RCMP lay 31 charges against Sen. Mike Duffy including fraud, breach of trust and bribery

The Canadian Press
Published on July 17, 2014

Senator Mike Duffy. FILE PHOTO

©THE CANADIAN PRESS

OTTAWA - The RCMP laid 31 charges of fraud, breach of trust and bribery against suspended Sen. Mike Duffy on Thursday.

The charges involve Duffy's claims for living expenses, claims for travel expenses unconnected with Senate business and fraudulent contracts, said RCMP Assistant Commissioner Gilles Michaud.

They also cover the $90,000 Duffy allegedly received from Nigel Wright, the prime minister's former chief of staff.

A spokesman for Prime Minister Stephen Harper called the behaviour described in the RCMP charges "disgraceful.''

Photo tour of Friendy Lane and Duffy residence

"We have assisted the RCMP throughout their investigation, and congratulate them on the progress they have made,'' Jason Macdonald said in a statement.

"Those who break the rules must suffer the consequences. The conduct described in the numerous charges against Mr. Duffy is disgraceful.''

"As this is now a criminal matter that is before the courts, we have nothing further to add.''

CLICK HERE FOR A TIMELINE OF HEADLINES INVOLVING MIKE DUFFY

The opposition, meanwhile, blamed the charges on Harper, who appointed Duffy to the Senate.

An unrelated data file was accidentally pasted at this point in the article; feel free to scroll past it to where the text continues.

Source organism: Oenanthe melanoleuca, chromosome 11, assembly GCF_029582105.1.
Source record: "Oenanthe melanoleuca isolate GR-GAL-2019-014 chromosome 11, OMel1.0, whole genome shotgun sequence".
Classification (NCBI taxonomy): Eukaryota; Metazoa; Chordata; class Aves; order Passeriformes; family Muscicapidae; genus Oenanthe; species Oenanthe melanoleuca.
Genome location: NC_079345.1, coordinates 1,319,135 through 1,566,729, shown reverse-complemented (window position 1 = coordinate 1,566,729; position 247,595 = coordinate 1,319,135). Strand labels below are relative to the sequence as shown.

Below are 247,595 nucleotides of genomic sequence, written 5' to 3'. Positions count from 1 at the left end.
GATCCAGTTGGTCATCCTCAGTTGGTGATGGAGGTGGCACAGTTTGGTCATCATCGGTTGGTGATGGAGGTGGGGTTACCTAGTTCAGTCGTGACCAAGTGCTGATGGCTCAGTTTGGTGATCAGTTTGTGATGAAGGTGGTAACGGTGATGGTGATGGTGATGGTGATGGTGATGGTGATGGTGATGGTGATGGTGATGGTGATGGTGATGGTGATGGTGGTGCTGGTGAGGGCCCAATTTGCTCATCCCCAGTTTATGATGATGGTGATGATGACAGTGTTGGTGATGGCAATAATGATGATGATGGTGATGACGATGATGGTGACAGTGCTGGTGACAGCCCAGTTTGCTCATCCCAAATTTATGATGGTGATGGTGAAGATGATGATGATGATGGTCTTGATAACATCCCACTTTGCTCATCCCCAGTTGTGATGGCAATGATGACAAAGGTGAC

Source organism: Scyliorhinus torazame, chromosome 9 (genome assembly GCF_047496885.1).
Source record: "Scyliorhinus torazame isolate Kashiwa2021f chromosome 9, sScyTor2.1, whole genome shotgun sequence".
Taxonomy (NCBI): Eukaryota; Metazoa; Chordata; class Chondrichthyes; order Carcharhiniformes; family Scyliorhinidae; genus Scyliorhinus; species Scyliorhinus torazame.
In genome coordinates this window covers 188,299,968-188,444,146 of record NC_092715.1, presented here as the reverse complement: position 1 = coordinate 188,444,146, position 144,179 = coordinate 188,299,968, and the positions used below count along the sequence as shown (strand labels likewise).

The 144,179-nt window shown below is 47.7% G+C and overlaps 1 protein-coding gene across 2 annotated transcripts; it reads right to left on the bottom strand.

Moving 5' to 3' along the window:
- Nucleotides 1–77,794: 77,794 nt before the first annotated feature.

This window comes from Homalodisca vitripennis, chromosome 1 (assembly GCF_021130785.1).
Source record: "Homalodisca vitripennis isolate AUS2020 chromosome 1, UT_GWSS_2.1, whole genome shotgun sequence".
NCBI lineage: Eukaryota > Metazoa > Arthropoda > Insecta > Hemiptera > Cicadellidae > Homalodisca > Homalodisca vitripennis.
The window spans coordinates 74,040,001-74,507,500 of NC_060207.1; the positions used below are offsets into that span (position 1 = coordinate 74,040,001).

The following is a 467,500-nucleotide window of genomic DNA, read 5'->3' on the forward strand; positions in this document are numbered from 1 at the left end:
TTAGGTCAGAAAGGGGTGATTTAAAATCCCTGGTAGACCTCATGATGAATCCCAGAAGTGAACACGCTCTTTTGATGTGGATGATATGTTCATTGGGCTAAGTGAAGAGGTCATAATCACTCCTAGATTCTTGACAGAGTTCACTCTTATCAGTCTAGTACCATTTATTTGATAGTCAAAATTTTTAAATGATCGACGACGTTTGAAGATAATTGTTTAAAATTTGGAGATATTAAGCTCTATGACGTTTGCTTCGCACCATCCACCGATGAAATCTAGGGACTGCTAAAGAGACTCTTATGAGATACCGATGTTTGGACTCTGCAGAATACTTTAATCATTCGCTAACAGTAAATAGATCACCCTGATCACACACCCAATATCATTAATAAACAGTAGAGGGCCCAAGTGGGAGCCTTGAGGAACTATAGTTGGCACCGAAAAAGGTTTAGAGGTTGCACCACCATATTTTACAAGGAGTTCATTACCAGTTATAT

"These charges and the scandal stem from the poor judgment of the prime minister,'' said New Democrat MP Nycole Turmel. "The buck stops with Stephen Harper.

Liberal MP Marc Garneau echoed that.

"These charges are extremely serious,'' Garneau said. "Mike Duffy is a legislator in Canada's Parliament and the prime minister of this country is the one who put him there.''

"Throughout this entire PMO ethics scandal, the prime minister has tried to evade responsibility.''

Michaud said the charges cover more than $200,000 in phoney expenses.

They include money Duffy claimed for living expenses in what he said was a secondary residence in Ottawa, as well as expenses he charged for travel on personal or political business.

The bribery charge covers the $90,000 payment from Wright.

"The investigation into Sen. Mike Duffy has been completed,'' Michaud said at a news conference.

"The case was initiated as an investigation into expense claims relating to his declared primary residence in Prince Edward Island, and secondary residence in Ottawa.''

Michaud said the investigation then widened into four different directions.

The first involved expense claims relating to Duffy's secondary residence in Ottawa, while the second covered the filing of Senate expense claims for travel for personal and partisan reasons, unrelated to Senate business.

A third avenue covered the awards of consulting contracts over a four-year period and the use of part of those funds for personal gain or for expenses that circumvent Senate oversight.

The last involved the $90,000 Duffy got from Wright to repay his residency expense claims.

Duffy's first court appearance is set for Sept. 16.

The charges could result in a prison sentence. The bribery count carries a maximum sentence of 14 years.

CLICK HERE TO READ THE RCMP STATEMENT AND LIST OF CHARGES

... More on this story as it develops, full details in the print and e-editions of The Guardian tomorrow.